Rachel Uffner Gallery is pleased to present a booth featuring new works by Sally Saul and Curtis Talwst Santiago at Independent New York from March 7 — 10, 2019.
Sally Saul (b. 1946, Albany, NY) creates playful and satirical ceramics which pay homage to the life around her. Informed by memory, her sculptures explore complexities of the human condition while reflecting on themes such as family, mortality, and our relationship to the natural world.
The works presented here offer vignettes into Saul’s personal life, depicting birds, reptiles, and woodland creatures that inhabit the land surrounding her home and studio in Germantown, NY. Other works pull from more universal sources including Ovid’s Metamorphoses, Matisse’s painting The Conversation, and the story of Niobe from Greek mythology wherein the bereaved mother is transformed into the “Weeping Rock.” Direct, inclusive, and full of humor, these works carry subtle social commentary balanced with levity and nuance.
Originally a student of American Literature, Saul earned a Master’s degree from the San Francisco State University in 1973. During her time in California, she became acquainted with the Bay Area visual arts movement, characterized by a penchant for bright colors and an interest in drawing subject matter from day-to-day life. Saul’s first survey exhibition, bringing together over three decades of works, will open in May 2019 at Pioneer Works in Brooklyn, NY.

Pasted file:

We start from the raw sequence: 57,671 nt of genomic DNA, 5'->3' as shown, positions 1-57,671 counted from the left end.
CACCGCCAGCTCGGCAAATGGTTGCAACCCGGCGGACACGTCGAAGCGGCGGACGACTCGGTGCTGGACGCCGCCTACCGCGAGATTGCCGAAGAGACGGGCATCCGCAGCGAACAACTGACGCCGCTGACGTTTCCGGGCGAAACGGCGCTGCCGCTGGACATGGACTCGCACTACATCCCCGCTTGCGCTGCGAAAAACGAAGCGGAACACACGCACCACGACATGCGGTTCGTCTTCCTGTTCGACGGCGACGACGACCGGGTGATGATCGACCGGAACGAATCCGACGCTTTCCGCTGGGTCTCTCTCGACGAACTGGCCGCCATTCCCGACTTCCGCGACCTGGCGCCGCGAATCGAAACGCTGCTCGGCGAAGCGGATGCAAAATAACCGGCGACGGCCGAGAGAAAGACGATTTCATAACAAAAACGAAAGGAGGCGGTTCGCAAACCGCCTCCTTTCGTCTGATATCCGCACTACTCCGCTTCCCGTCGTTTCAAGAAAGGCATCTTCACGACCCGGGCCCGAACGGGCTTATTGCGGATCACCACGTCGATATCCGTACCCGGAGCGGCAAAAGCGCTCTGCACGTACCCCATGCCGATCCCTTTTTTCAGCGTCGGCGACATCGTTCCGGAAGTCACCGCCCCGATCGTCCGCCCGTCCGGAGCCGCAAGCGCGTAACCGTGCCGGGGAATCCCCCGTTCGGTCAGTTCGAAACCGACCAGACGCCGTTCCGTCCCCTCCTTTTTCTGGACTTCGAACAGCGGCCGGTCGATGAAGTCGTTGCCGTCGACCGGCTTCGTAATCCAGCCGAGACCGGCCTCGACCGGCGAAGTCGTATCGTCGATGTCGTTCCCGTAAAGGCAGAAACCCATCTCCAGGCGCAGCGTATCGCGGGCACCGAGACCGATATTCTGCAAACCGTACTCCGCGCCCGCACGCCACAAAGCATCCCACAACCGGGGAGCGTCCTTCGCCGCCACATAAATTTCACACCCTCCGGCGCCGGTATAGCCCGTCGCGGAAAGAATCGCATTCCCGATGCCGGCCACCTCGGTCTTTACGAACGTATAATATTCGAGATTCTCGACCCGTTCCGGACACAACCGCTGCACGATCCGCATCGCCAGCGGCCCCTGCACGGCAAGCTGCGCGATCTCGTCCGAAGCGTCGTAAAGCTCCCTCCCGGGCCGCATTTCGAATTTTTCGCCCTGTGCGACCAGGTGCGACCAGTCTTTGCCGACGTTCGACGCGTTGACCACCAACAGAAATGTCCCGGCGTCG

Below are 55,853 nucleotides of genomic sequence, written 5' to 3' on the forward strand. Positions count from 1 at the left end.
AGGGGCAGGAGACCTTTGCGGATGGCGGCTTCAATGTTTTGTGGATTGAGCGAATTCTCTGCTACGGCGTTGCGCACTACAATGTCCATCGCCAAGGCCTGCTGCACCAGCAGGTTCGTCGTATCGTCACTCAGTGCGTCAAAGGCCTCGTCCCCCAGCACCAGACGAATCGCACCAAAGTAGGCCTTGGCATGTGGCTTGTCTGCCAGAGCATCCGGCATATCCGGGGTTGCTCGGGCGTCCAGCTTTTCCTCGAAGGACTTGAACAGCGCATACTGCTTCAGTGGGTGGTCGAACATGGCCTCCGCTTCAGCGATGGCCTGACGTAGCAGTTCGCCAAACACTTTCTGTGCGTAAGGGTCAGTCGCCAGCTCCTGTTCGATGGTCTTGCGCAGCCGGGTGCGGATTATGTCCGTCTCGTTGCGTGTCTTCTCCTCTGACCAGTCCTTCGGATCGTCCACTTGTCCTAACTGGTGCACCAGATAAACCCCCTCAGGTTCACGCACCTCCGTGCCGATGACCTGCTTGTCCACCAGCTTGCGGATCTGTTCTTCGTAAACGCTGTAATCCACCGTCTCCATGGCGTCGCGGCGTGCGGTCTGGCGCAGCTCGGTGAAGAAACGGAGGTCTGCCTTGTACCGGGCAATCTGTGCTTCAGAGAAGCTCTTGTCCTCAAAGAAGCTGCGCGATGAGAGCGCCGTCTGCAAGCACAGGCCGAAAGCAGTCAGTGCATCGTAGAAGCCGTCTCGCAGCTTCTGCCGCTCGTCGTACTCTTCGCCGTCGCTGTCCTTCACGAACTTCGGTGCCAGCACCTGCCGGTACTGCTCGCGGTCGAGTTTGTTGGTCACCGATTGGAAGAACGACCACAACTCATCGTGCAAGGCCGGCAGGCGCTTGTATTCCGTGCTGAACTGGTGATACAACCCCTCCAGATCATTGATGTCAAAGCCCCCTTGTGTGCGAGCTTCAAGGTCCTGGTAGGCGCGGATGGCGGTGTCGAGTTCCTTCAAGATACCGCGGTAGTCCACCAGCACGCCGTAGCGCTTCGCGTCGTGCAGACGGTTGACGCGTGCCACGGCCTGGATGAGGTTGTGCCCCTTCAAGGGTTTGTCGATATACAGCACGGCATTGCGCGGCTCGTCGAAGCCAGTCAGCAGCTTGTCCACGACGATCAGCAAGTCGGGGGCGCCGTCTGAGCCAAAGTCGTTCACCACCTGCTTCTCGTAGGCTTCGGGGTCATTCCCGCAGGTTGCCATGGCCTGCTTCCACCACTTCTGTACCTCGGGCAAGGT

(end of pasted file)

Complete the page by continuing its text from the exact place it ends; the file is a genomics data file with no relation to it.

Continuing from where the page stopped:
Curtis Talwst Santiago (b. 1979, Edmonton, Alberta) explores issues of transculturalism, memory, ancestry, and the contemporary Diasporic experience. He considers the absence of certain narratives and the presence of others in dominant culture, calling into question the means and production of our historical understanding. The works presented here are specifically informed by his relationship to Trinidad, where his parents are from and currently live.
In this series of paintings and drawings, Santiago portrays celebratory scenes of people participating in J’ouvert - a large street festival which takes place as a part of Carnival in many Caribbean islands. While Carnival was introduced to Trinidad by French settlers in 1783, the origins of J’ouvert coincide with the emancipation from slavery in 1838. These works manifest the blissful emotions Santiago associates with family—yet his keen awareness of the island’s history, one marred by a period of violent colonization, is ever-present. Santiago renders his characters in clothing typically worn by the European settlers, a nod to the cotton trade which was supported by slave labor.
Santiago is preparing for a solo exhibition at the Drawing Center in New York, which will open in February 2020. The artist was also one of the featured artists in the first season of “In the Making”, a new documentary TV series produced by the Canadian Broadcasting Corporation (CBC). On Saturday, March 9th at 2pm, Rachel Uffner Gallery will host a screening of his episode followed by a Q&A with the artist.